2011 August 24 • Wednesday
Nightmare Alley is a great movie but its source, the first of only two novels by William Lindsay Gresham, is much better. It's one of the best books I've ever read.
The image above is the cover of the first edition but I read the recent New York Review Books paperback edition, which has an introduction by Nick Tosches. Tosches, who apparently has been working on a book about Gresham, begins like this.
I, too, will try not to ruin it for anybody who hasn't read it, though the restraint takes an effort.
The first line of the book is "Stan Carlisle stood well back from the entrance of the canvas enclosure, under the blaze of a naked light bulb, and watched the geek".
Once you've finished the novel, that first line is loaded with meaning.
Stan's trajectory is almost the same in the book as it is in the film adaptation. He starts out working as a magician in a traveling carnival, worms a secret code for a mind-reading act out of a fellow performer and strikes out on his own to make it rich.
This is just a sketch of part of the story. There are many more events and situations in the book than in the movie, and Stan goes places and does things—mostly despicable things—that aren't even hinted at in the film adaptation.
After we meet Stan in the book, we meet his fellow perfomers in the carnival, first by way of the barker's pitch and second by what they're thinking. (Contrasting narratives, one false and one true, form a pattern that runs through the novel.)
Molly, who has an electric chair act, gets several pages to tell us her life story. It's a great story and crucial to the plot.
Bruno is the strong man who secretly loves Molly. Major Mosquito is the small man, whose compact form contains overwhelming rage and hate.
Joe Plasky is the "Half-man Acrobat" He lost the use of his legs in childhood and keeps them tied in a knot while he gets around on his hands. Those hands of his turn out to be important to the plot also.
The other really important character is Zeena, the fortune teller, without whom there would be no story. Zeena is also the most admirable character in the book. (And let's remember that Zeena Parkins made a record called Nightmare Alley.)
The least admirable character in the book is the psychologist Dr. Lilith Ritter, who is, according to Nick Tosches, "the most viciously evil psychologist in the history of literature".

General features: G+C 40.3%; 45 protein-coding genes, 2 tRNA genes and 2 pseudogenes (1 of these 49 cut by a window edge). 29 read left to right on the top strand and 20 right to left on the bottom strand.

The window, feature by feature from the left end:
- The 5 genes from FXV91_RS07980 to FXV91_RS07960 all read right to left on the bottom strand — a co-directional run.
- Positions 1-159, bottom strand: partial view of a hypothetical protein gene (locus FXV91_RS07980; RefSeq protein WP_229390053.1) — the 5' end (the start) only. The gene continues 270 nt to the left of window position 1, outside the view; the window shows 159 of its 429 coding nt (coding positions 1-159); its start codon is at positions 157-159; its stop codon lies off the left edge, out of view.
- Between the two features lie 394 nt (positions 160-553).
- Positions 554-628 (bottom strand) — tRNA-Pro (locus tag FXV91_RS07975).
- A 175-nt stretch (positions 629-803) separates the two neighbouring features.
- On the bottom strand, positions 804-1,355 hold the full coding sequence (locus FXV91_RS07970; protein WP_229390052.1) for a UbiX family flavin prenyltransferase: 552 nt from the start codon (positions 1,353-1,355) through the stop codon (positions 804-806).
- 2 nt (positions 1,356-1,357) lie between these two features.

Psychology is the real subject of the book, in particular the source of Stan's relentless drive and his readiness to use and exploit people, and how he fails to recognize how he himself could be used and exploited.
Freudian themes are very important to the plot but not overlabored in the writing. Irony abounds, as does sex, violence, alcohol, greed, cruelty and, most of all, fear.
There's even some real magic to go with Stan's superlative cons. The Tarot deck, which gives each chapter its title—and the cover of the first edition features The Hanged Man—accurately forecasts events in the characters' lives. It's not overdone but happens just two or three times, just enough to add the right seasoning to this stew. (It's a tiny bit like the use of the I Ching in Philip K. Dick's The Man in the High Castle.)
Nightmare Alley is one of those rare books in which nothing is incidental or superfluous. Every element is in balance or harmony with another. There are no coincidences, no necesssary suspensions of belief, no characters who behave out of character. It's so perfectly structured and detailed that I kept a log of notes and observations.
And the writing is superb.
Much later in the book Stan finds himself having his fortune read. "Gypsy music was filtering out on the heated air."
That's for sure.
Nightmare Alley is amazing. I immediately ordered copies of Gresham's other novel, Tower Limbo, as well as his non-fiction book about the carny, Monster Midway. I'll read them and I'll read Nightmare Alley again someday. And I'll definitely read Nick Tosches's book about Gresham, whenever it comes out.